When John F. Kennedy Jr. introduced George magazine in 1995, he was derided for his insistence on covering politics as lifestyle. The first issue featured Cindy Crawford on the cover, dressed as George Washington -- if Washington had ever worn a midriff-revealing top.
A decade and a half later, George is long gone, but the confluence that Kennedy imagined is very much entrenched. Presidential candidates routinely appear on ABC's "The View" or "The Oprah Winfrey Show," sharing not their policies but their narratives. TMZ.com is developing a Washington bureau; the National Enquirer broke the story of John Edwards' affair with Rielle Hunter, a story no mainstream media outlet would touch.
This is politics as lifestyle in its most salacious form, and its roots go back before George, to the 1987 tabloid photograph of Gary Hart, sitting on the deck of the Monkey Business with Donna Rice in his lap. You have to wonder if that picture gave Kennedy the idea for his magazine, or at least the awareness that our relationship to politics had fundamentally shifted, that we had become more interested in titillation than in ideas.
The difference is that in the 1980s and even the 1990s, it was the media dishing dirt on politicians; now the dirt comes from all sides. The last few months alone have seen the publication of several books -- Sarah Palin's "Going Rogue," John Heilemann and Mark Halperin's "Game Change," Andrew Young's "The Politician" and Jenny Sanford's "Staying True" -- in which sleaze and payback come to the fore.
What's interesting about these works is that they are all by (putatively) serious people: a vice presidential nominee, two national political reporters, a key aide to a presidential candidate, the first lady of a state. And yet their insights, such as they are, come off like the witless name-calling of a schoolyard fight. Gossip, innuendo, infidelity, accusations -- that's the best this group of exemplary citizens can stir up.
If you're looking for a signature moment, here's Young in "The Politician," breathlessly recounting his discovery of a videotape of Edwards and Hunter having sex. "I couldn't resist," he writes. "With scissors, a pen, and some scotch tape, I fixed the cassette." Then he and his wife watch. "We debated turning it off," Young continues, "but neither of us could actually press the button. It was like watching a traffic pileup occur in slow motion -- it was repelling but also transfixing."
A traffic pileup in slow motion: That's the perfect description of this new generation of political tell-alls, none of which can see the forest for the trees. We live in a society beset by real problems -- healthcare, the financial crisis, the utter collapse of mature debate or discussion on either side of the aisle. Yet score-settlers such as Palin, Sanford and Young never address these issues except through the filter of their branding (knee-jerk conservatism, an embrace of the amorphous terrain of family values, a sense of having been betrayed).
Instead, they offer small-bore recitations, recounting the sins of an unfaithful nation, an unfaithful husband, an unfaithful boss. Never do they actually look inward; when Sanford writes that the breakup of her marriage hasn't changed her, that she has "given of herself . . . [and] worked on building character," she's not so much telling a story as repeating a talking point.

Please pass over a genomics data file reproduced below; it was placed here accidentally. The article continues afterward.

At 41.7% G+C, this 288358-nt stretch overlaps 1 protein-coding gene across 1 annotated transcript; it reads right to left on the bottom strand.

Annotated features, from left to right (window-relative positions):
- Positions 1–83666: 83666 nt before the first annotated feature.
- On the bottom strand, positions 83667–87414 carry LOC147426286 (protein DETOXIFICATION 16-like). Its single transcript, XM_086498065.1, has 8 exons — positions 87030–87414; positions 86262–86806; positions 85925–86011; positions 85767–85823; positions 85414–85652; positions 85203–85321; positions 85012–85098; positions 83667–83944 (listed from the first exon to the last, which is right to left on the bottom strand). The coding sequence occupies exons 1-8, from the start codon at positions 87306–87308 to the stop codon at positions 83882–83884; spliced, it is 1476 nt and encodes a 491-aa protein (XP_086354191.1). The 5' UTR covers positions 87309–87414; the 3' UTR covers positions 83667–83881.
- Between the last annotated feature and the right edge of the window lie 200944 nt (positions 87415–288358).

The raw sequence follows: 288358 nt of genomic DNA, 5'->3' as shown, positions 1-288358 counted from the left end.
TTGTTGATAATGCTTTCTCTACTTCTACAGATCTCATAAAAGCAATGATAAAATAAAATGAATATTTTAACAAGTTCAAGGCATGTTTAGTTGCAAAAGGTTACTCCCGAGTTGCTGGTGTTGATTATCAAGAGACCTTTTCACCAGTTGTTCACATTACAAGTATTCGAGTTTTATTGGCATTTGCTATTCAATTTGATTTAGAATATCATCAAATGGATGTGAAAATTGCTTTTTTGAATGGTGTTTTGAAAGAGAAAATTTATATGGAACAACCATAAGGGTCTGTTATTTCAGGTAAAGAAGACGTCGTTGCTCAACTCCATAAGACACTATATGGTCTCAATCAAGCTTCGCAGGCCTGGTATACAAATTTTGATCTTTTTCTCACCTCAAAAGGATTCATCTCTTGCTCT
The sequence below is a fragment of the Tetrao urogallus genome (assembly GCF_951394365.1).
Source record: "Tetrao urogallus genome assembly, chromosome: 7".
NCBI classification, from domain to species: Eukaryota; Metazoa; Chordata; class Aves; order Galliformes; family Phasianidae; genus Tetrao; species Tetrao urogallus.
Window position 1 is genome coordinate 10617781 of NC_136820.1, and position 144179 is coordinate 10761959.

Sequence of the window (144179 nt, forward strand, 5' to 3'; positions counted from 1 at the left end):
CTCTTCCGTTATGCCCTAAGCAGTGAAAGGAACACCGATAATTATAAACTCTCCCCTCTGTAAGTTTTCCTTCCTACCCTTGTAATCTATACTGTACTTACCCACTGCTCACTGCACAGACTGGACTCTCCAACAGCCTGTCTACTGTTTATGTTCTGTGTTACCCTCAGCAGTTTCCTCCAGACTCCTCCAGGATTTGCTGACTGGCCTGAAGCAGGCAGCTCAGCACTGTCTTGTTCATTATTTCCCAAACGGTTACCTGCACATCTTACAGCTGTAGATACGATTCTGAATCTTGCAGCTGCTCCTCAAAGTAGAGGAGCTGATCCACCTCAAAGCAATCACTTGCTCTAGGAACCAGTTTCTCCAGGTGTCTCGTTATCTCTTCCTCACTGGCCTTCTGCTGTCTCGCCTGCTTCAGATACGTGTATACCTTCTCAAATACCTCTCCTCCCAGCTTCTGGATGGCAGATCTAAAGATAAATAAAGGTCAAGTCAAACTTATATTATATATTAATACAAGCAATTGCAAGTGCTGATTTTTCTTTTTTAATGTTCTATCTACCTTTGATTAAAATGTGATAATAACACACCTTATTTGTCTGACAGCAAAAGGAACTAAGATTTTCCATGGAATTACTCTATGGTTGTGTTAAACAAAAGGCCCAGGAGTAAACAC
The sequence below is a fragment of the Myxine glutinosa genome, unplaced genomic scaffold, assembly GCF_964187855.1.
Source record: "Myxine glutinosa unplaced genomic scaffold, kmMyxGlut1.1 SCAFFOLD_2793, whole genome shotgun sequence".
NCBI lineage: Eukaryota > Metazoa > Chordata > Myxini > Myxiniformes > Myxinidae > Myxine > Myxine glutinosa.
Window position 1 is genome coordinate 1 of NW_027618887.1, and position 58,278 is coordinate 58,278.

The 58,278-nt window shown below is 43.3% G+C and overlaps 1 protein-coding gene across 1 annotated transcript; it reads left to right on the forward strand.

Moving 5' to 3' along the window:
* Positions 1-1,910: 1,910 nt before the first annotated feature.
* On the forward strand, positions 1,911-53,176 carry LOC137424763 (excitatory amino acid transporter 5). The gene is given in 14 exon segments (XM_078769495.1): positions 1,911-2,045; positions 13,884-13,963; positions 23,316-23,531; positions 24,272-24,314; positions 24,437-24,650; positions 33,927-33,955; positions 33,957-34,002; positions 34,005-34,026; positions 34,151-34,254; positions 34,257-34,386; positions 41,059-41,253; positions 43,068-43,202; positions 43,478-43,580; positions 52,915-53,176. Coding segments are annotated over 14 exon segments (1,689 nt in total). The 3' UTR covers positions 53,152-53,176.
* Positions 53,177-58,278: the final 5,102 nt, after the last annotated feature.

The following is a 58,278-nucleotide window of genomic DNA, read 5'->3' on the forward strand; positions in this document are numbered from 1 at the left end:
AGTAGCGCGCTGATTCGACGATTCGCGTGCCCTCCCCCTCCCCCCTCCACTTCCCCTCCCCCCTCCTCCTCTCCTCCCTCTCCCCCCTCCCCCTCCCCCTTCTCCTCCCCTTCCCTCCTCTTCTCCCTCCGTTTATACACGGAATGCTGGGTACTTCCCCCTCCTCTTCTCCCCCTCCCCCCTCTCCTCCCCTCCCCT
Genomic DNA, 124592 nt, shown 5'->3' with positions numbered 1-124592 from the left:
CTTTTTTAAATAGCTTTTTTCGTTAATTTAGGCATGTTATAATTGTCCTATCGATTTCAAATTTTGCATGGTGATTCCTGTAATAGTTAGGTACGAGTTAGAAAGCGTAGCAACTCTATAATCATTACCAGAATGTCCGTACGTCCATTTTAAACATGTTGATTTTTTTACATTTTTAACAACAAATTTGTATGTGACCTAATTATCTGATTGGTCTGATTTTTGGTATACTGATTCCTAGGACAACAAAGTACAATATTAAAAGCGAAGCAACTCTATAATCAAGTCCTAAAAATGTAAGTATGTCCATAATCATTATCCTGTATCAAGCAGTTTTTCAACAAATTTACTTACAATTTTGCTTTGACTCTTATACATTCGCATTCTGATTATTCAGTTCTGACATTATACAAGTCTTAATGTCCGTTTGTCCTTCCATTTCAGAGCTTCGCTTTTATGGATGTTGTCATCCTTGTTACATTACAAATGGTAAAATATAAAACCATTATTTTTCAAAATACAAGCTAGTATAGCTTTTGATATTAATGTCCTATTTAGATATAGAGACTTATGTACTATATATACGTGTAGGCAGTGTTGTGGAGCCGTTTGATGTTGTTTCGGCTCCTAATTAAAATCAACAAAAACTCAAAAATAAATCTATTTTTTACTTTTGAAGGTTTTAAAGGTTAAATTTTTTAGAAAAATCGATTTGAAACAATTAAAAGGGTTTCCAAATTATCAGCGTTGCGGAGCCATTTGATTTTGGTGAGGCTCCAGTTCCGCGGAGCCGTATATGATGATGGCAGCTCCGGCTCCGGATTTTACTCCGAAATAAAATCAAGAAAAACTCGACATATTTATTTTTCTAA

The focus here is recrimination, not politics, and not even memoir in the truest sense. A memoir -- a good one, anyway -- is open-ended, full of questions, whereas "Staying True" (or "Going Rogue" or "The Politician") is as closed as a piece of writing can be, a book in which we know the story before we start to read.
It would be one thing if such books were marketed as what they are -- attempts to cash in on public drama or celebrity. The problem is that they come framed as news. Each book lands with a full-court press in the media, as if there is anything in them we don't already know. It's a de facto dance of complicity among writer, publisher and news outlet, and it degrades the quality of public discourse by turning it into little more than an opportunity to sell books.
This is even true of "Game Change," the only one of these efforts that isn't a memoir, that is reported, that functions in some recognizable sense as news. Yet, experienced reporters though they may be, Heilemann and Halperin fall prey to the demands of a culture of innuendo, relying on unnamed sources and seeding their account of the 2008 presidential election with a strong dose of marital intrigue.
In a perverse sense, all of this does serve to humanize our public figures, which may also have been what John Kennedy had in mind. But one can't help but wonder, in considering "Game Change," what Theodore H. White's "The Making of the President 1960" -- the granddaddy of contemporary election literature -- might have read like had its author focused on the private life of Kennedy's father or Richard M. Nixon.
Would it have given us a more nuanced view of the election? Or just a titillating taste of what goes on behind closed doors?
That's the issue with this new crop of political writing: the insistence on reducing the conversation to the lowest common denominator in the name of something that is neither politics nor news.
Ulin is The Times' book editor.Copyright © 2015, Los Angeles Times